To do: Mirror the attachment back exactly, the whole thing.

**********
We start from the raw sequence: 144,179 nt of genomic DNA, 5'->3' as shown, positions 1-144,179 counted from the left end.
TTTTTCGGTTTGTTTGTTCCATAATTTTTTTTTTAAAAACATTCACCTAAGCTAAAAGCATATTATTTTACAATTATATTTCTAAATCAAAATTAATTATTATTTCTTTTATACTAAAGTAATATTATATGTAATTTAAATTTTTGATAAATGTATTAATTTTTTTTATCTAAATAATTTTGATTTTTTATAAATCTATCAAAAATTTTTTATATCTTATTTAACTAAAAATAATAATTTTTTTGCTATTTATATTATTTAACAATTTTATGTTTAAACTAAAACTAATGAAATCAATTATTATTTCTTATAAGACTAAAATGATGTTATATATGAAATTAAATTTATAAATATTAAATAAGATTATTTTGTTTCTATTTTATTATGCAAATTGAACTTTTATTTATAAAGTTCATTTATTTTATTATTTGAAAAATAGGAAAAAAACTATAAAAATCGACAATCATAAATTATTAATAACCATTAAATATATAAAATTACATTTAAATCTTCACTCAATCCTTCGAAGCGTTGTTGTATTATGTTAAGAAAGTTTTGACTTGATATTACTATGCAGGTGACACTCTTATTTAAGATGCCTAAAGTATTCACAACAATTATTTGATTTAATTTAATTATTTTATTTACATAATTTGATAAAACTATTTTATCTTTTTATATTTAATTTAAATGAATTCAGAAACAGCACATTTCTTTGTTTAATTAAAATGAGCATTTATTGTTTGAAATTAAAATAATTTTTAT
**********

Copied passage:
We start from the raw sequence: 144,179 nt of genomic DNA, 5'->3' as shown, positions 1-144,179 counted from the left end.
TTTTTCGGTTTGTTTGTTCCATAATTTTTTTTTTAAAAACATTCACCTAAGCTAAAAGCATATTATTTTACAATTATATTTCTAAATCAAAATTAATTATTATTTCTTTTATACTAAAGTAATATTATATGTAATTTAAATTTTTGATAAATGTATTAATTTTTTTTATCTAAATAATTTTGATTTTTTATAAATCTATCAAAAATTTTTTATATCTTATTTAACTAAAAATAATAATTTTTTTGCTATTTATATTATTTAACAATTTTATGTTTAAACTAAAACTAATGAAATCAATTATTATTTCTTATAAGACTAAAATGATGTTATATATGAAATTAAATTTATAAATATTAAATAAGATTATTTTGTTTCTATTTTATTATGCAAATTGAACTTTTATTTATAAAGTTCATTTATTTTATTATTTGAAAAATAGGAAAAAAACTATAAAAATCGACAATCATAAATTATTAATAACCATTAAATATATAAAATTACATTTAAATCTTCACTCAATCCTTCGAAGCGTTGTTGTATTATGTTAAGAAAGTTTTGACTTGATATTACTATGCAGGTGACACTCTTATTTAAGATGCCTAAAGTATTCACAACAATTATTTGATTTAATTTAATTATTTTATTTACATAATTTGATAAAACTATTTTATCTTTTTATATTTAATTTAAATGAATTCAGAAACAGCACATTTCTTTGTTTAATTAAAATGAGCATTTATTGTTTGAAATTAAAATAATTTTTAT